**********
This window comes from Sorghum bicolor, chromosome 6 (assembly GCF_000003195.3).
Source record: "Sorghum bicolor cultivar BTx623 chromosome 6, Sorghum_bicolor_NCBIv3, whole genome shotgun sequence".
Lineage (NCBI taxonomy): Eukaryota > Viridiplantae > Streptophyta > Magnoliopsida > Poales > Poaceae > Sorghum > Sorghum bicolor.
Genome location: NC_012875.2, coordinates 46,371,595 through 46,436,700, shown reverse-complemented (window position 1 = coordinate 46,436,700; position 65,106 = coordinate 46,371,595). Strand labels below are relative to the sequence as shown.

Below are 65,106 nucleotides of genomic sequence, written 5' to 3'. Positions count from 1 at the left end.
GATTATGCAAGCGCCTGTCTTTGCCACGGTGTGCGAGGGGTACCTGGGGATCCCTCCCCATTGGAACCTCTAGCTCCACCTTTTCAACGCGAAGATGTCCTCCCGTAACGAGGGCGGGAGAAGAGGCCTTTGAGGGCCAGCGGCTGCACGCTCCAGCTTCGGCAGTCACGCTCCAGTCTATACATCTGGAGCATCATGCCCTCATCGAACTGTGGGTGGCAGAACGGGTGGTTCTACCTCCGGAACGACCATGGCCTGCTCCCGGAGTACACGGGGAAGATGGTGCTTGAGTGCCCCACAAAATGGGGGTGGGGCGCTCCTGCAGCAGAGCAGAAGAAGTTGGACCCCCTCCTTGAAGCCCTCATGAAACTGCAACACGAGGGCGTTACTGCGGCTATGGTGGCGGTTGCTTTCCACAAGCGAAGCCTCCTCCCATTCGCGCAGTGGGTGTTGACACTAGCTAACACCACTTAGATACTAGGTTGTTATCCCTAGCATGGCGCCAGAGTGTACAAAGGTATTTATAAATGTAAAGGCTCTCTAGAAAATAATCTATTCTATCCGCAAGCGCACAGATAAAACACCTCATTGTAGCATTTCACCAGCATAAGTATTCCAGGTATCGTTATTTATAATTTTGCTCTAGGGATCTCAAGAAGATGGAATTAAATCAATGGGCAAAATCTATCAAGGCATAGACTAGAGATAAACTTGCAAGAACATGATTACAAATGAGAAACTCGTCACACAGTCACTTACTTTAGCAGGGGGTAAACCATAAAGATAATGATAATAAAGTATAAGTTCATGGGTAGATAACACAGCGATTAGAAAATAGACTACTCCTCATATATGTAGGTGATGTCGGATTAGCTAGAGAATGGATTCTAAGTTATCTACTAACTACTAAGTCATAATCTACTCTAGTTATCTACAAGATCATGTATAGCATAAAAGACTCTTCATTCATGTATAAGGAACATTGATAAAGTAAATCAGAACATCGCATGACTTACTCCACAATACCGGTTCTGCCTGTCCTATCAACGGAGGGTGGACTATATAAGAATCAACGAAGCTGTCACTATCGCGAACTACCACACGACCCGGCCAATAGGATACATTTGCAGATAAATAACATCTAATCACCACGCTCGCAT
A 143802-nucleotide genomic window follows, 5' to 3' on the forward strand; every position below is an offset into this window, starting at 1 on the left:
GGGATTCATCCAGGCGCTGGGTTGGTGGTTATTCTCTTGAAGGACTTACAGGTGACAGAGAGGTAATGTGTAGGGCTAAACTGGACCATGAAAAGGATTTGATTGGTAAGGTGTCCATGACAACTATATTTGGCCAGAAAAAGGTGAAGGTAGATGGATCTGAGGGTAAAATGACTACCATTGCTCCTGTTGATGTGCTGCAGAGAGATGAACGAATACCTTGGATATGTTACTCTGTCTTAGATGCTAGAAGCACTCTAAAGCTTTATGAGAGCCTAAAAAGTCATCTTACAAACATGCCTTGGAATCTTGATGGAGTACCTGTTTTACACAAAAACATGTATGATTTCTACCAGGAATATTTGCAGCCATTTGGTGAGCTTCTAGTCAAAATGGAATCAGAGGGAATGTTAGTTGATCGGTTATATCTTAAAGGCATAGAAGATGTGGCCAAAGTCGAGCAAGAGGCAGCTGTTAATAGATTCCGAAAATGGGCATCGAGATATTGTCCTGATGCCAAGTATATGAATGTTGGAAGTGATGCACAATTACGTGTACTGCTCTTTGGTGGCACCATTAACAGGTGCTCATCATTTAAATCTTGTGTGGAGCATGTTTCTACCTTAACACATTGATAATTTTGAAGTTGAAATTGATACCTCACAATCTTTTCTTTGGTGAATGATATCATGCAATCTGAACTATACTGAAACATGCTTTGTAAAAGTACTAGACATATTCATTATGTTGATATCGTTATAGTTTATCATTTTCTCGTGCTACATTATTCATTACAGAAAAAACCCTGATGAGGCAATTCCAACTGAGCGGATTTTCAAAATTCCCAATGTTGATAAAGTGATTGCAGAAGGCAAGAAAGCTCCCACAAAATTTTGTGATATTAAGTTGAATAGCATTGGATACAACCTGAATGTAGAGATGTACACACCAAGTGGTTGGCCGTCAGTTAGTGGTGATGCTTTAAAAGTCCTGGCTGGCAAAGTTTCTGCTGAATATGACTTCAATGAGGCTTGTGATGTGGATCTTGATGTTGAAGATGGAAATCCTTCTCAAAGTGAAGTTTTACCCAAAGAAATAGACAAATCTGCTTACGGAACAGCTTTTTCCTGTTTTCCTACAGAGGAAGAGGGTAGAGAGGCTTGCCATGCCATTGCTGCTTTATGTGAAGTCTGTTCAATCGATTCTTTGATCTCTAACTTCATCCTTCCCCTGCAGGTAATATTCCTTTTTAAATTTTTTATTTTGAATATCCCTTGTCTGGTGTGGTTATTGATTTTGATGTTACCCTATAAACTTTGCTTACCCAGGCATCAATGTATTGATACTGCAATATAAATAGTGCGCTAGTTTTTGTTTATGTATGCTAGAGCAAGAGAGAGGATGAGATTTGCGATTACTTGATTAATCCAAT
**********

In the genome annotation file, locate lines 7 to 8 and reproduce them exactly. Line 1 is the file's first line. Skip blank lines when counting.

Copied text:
A 143802-nucleotide genomic window follows, 5' to 3' on the forward strand; every position below is an offset into this window, starting at 1 on the left:
GGGATTCATCCAGGCGCTGGGTTGGTGGTTATTCTCTTGAAGGACTTACAGGTGACAGAGAGGTAATGTGTAGGGCTAAACTGGACCATGAAAAGGATTTGATTGGTAAGGTGTCCATGACAACTATATTTGGCCAGAAAAAGGTGAAGGTAGATGGATCTGAGGGTAAAATGACTACCATTGCTCCTGTTGATGTGCTGCAGAGAGATGAACGAATACCTTGGATATGTTACTCTGTCTTAGATGCTAGAAGCACTCTAAAGCTTTATGAGAGCCTAAAAAGTCATCTTACAAACATGCCTTGGAATCTTGATGGAGTACCTGTTTTACACAAAAACATGTATGATTTCTACCAGGAATATTTGCAGCCATTTGGTGAGCTTCTAGTCAAAATGGAATCAGAGGGAATGTTAGTTGATCGGTTATATCTTAAAGGCATAGAAGATGTGGCCAAAGTCGAGCAAGAGGCAGCTGTTAATAGATTCCGAAAATGGGCATCGAGATATTGTCCTGATGCCAAGTATATGAATGTTGGAAGTGATGCACAATTACGTGTACTGCTCTTTGGTGGCACCATTAACAGGTGCTCATCATTTAAATCTTGTGTGGAGCATGTTTCTACCTTAACACATTGATAATTTTGAAGTTGAAATTGATACCTCACAATCTTTTCTTTGGTGAATGATATCATGCAATCTGAACTATACTGAAACATGCTTTGTAAAAGTACTAGACATATTCATTATGTTGATATCGTTATAGTTTATCATTTTCTCGTGCTACATTATTCATTACAGAAAAAACCCTGATGAGGCAATTCCAACTGAGCGGATTTTCAAAATTCCCAATGTTGATAAAGTGATTGCAGAAGGCAAGAAAGCTCCCACAAAATTTTGTGATATTAAGTTGAATAGCATTGGATACAACCTGAATGTAGAGATGTACACACCAAGTGGTTGGCCGTCAGTTAGTGGTGATGCTTTAAAAGTCCTGGCTGGCAAAGTTTCTGCTGAATATGACTTCAATGAGGCTTGTGATGTGGATCTTGATGTTGAAGATGGAAATCCTTCTCAAAGTGAAGTTTTACCCAAAGAAATAGACAAATCTGCTTACGGAACAGCTTTTTCCTGTTTTCCTACAGAGGAAGAGGGTAGAGAGGCTTGCCATGCCATTGCTGCTTTATGTGAAGTCTGTTCAATCGATTCTTTGATCTCTAACTTCATCCTTCCCCTGCAGGTAATATTCCTTTTTAAATTTTTTATTTTGAATATCCCTTGTCTGGTGTGGTTATTGATTTTGATGTTACCCTATAAACTTTGCTTACCCAGGCATCAATGTATTGATACTGCAATATAAATAGTGCGCTAGTTTTTGTTTATGTATGCTAGAGCAAGAGAGAGGATGAGATTTGCGATTACTTGATTAATCCAAT